3. Results from observational studies. Observational studies look at groups of people outside a controlled environment, so there are many variables at play that may affect the results. The only thing an observational study can tell you is that two things might exist in one group at the same time, not that they necessarily have any cause or effect on each other (except when the numbers are massive, such as the twentyfold increase in lung cancer risk among smokers compared to non-smokers). Their only value is in helping researchers (or yourself) come up with ideas of what things might be related so that they can do a properly controlled test in a lab.

  • For example, a 2004 observational study looked at a group of women who were using hormone replacement therapy (HRT). The women in this group had lower heart disease, and the study suggested that HRT was responsible. In fact, this was untrue—later studies found that HRT actually slightly increases the risk of heart disease.

4. Results of diet studies that claim to have used a control group. It’s very hard to change only one thing in a diet study because food is made up of many different elements. Self-experimentation is more valuable in these cases because the state of your body before you make a change is in your control, and you don’t need to know exactly what you changed to get the result—just that whatever you ate created results.

  • For example, in a whole-food diet, when one group stops eating a fatty food, this will decrease both fat and protein in the diet, which in turn decreases calories. This change means that the control group and test group have at least three variables differentiating them: the amount of fat, protein, and calories they’re consuming. It’s impossible to know which variable will be responsible for the study’s results.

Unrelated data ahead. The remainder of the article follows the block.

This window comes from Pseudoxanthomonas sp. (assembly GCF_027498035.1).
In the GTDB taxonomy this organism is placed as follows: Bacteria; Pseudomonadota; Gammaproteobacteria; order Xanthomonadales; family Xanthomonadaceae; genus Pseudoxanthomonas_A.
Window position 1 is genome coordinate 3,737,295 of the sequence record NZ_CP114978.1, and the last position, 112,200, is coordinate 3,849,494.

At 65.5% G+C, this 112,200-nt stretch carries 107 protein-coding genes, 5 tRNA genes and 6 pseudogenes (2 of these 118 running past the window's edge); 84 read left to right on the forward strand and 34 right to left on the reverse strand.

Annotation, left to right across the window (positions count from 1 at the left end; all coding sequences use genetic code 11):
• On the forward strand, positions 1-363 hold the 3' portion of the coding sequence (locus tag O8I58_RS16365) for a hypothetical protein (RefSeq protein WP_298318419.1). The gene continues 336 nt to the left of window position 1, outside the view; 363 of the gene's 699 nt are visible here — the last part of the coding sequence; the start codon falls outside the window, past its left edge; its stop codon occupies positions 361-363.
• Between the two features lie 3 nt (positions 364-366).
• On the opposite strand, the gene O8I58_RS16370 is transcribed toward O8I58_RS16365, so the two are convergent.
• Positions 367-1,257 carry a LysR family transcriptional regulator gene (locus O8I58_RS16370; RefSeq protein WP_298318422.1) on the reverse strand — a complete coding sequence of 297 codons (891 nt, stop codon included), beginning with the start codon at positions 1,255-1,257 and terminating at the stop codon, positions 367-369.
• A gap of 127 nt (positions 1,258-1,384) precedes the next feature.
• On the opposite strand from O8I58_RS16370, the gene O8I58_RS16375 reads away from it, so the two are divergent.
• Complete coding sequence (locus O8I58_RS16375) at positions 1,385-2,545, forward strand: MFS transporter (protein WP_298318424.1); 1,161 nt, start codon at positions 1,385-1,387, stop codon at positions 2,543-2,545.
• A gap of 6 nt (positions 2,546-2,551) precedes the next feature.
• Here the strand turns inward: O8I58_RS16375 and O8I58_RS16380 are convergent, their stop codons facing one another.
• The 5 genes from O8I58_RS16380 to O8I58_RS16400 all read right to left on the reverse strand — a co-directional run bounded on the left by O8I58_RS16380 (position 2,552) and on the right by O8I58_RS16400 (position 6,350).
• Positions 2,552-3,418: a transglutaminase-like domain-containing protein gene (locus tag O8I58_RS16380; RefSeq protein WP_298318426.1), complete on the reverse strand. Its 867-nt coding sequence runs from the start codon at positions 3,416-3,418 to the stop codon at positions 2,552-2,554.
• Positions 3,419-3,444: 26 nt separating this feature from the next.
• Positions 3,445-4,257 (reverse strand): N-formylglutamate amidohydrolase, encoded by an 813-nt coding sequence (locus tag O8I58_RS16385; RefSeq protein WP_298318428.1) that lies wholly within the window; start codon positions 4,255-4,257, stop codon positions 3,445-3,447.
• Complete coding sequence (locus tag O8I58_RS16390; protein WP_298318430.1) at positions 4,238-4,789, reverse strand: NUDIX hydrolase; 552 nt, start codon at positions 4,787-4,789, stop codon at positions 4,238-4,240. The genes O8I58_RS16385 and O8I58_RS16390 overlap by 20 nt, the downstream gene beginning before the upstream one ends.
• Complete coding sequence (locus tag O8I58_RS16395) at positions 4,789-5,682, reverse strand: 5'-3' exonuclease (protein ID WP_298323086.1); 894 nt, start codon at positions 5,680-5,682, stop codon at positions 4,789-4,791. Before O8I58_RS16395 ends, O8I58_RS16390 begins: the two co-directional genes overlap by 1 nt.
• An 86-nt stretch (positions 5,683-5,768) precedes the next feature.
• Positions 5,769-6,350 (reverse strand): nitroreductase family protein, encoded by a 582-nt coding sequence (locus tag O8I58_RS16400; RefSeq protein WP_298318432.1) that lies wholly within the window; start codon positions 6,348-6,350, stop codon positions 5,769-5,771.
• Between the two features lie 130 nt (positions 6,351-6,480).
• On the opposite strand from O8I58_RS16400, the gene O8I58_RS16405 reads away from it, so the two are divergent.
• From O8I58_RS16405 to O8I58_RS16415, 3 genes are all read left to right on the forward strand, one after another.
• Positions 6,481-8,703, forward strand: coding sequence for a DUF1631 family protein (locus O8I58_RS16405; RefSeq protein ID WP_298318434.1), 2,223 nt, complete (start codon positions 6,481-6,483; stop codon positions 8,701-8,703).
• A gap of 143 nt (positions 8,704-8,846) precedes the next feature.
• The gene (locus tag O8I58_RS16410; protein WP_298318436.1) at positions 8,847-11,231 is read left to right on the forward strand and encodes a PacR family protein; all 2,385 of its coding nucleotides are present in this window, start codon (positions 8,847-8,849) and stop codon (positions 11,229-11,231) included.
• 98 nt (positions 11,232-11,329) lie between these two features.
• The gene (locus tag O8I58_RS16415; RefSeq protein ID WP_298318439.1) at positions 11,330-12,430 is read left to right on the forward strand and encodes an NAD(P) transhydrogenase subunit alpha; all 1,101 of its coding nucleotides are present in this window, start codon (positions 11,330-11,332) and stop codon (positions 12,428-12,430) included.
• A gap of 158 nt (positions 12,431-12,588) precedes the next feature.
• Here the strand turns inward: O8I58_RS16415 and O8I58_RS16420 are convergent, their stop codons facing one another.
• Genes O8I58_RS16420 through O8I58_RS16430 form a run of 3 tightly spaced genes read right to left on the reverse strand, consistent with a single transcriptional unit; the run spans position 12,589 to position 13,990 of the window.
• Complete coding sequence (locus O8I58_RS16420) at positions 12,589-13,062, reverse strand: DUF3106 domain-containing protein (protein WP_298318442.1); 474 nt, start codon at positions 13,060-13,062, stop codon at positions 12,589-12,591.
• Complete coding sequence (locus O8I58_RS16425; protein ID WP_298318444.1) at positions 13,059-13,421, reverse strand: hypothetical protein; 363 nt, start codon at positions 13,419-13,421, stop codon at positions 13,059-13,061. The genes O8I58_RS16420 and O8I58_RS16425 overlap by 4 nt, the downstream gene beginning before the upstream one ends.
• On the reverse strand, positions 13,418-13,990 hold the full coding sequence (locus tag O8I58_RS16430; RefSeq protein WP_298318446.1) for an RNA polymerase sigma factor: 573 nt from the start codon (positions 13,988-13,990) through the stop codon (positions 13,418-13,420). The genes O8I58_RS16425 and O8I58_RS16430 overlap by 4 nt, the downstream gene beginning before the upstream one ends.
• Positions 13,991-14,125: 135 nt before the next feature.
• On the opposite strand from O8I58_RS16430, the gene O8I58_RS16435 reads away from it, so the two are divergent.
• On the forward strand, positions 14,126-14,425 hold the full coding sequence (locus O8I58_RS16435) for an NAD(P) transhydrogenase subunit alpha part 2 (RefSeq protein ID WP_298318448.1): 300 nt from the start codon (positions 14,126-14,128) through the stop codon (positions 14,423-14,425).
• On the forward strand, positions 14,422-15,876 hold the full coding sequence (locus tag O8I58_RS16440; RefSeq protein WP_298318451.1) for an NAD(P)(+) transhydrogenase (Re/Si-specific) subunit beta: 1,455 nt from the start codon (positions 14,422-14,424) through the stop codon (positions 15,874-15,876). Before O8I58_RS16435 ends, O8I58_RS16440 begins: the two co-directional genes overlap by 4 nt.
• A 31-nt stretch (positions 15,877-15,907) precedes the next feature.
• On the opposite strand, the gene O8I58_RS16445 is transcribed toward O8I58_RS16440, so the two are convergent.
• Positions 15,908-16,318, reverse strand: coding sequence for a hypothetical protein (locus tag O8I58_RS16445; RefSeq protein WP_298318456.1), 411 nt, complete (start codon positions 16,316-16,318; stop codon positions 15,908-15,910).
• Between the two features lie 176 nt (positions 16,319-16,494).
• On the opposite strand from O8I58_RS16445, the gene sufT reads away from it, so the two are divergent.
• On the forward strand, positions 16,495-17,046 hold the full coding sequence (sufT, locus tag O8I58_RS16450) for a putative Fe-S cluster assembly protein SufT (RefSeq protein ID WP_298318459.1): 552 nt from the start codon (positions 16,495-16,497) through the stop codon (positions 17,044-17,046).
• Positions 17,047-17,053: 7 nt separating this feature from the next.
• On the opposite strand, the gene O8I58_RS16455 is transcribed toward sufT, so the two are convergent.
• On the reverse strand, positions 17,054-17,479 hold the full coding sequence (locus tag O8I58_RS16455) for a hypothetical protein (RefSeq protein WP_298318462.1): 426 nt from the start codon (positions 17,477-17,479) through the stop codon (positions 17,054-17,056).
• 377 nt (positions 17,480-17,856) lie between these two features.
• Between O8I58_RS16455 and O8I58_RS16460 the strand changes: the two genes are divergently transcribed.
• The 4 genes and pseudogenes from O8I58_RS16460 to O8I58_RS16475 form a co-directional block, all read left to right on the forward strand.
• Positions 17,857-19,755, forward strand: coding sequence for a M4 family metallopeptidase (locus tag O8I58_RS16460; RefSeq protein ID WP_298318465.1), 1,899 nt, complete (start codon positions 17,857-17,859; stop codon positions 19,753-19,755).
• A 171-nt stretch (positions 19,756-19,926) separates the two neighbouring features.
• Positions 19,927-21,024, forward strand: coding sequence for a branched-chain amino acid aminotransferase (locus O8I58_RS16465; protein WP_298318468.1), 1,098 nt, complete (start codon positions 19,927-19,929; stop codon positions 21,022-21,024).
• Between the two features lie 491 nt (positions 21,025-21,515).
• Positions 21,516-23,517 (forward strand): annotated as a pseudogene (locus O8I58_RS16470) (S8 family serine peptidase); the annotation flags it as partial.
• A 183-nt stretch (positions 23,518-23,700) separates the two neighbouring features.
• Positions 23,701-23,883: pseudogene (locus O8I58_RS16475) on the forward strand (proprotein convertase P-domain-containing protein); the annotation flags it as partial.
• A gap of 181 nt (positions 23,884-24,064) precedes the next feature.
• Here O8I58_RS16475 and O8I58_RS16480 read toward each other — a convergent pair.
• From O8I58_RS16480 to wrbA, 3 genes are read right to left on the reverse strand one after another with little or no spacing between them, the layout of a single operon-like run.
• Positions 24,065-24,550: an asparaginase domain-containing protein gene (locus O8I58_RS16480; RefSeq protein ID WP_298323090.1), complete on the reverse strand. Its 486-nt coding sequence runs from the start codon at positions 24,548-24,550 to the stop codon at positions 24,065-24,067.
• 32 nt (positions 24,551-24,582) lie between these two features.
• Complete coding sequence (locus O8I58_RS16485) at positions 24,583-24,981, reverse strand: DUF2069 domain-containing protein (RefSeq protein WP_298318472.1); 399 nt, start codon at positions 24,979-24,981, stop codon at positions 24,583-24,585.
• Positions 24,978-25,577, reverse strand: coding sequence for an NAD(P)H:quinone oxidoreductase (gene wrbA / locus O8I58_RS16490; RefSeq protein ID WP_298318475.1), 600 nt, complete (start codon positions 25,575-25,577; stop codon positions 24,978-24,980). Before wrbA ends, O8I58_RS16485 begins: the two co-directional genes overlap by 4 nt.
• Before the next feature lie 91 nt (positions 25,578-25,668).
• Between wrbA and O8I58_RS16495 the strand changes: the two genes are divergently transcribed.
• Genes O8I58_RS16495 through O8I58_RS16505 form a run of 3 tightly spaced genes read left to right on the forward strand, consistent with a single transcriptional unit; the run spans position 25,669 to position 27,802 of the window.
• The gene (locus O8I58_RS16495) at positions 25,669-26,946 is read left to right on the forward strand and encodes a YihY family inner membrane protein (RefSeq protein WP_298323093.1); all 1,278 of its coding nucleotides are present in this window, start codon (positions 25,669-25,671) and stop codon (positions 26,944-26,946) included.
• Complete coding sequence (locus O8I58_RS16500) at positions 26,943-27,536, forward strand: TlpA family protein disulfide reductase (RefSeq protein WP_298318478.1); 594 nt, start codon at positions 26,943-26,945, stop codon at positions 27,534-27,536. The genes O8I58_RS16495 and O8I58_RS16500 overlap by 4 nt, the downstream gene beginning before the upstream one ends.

5. Results that are caused by randomness, not causation. All good scientific studies include a p-value, which indicates how likely it is that the results are simply random. Studies with a p-value of lower than 0.05 have results that are statistically significant—there’s a lower than 5% chance that they’re random. There are three things to keep in mind about p-values:

  • Remember that chance can explain a lot. For example, at a party with 23 attendees, there’s a 50% chance that two people have the same birthday.
  • Small sample sizes are okay if the differences in results are large. For example, if changing a controlled variable triples an effect, you don’t need to test it on very many people to show that the change is significant.
  • Combining p-values of multiple experiments invalidates the accuracy of the p-value. Scientists sometimes do this if they’re trying to make their results match their agenda, so it’s important to watch out for.

6. Results funded by organizations with an agenda. Sometimes, organizations that fund studies want a particular result that will benefit them, and to maintain funding, scientists will skew the data to achieve this result. Skewing the data ranges from comparing the drug to a placebo (as the placebo does nothing, the drug is almost guaranteed to have better results than it), only generally and vaguely asking about side effects, or leaving out negative results. To find out who funded a study, read the “conflicts of interest” section, and look for notes about consulting fees.

  • For example, researcher James Hill’s work about the relationship between high sugar consumption and obesity is funded by corporations who make high-sugar foods. Hill is attempting to show that sugar doesn’t lead to obesity.
Self-Experimentation: The Core of The 4-Hour Body

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Rina Shah

An avid reader for as long as she can remember, Rina’s love for books began with The Boxcar Children. Her penchant for always having a book nearby has never faded, though her reading tastes have since evolved. Rina reads around 100 books every year, with a fairly even split between fiction and non-fiction. Her favorite genres are memoirs, public health, and locked room mysteries. As an attorney, Rina can’t help analyzing and deconstructing arguments in any book she reads.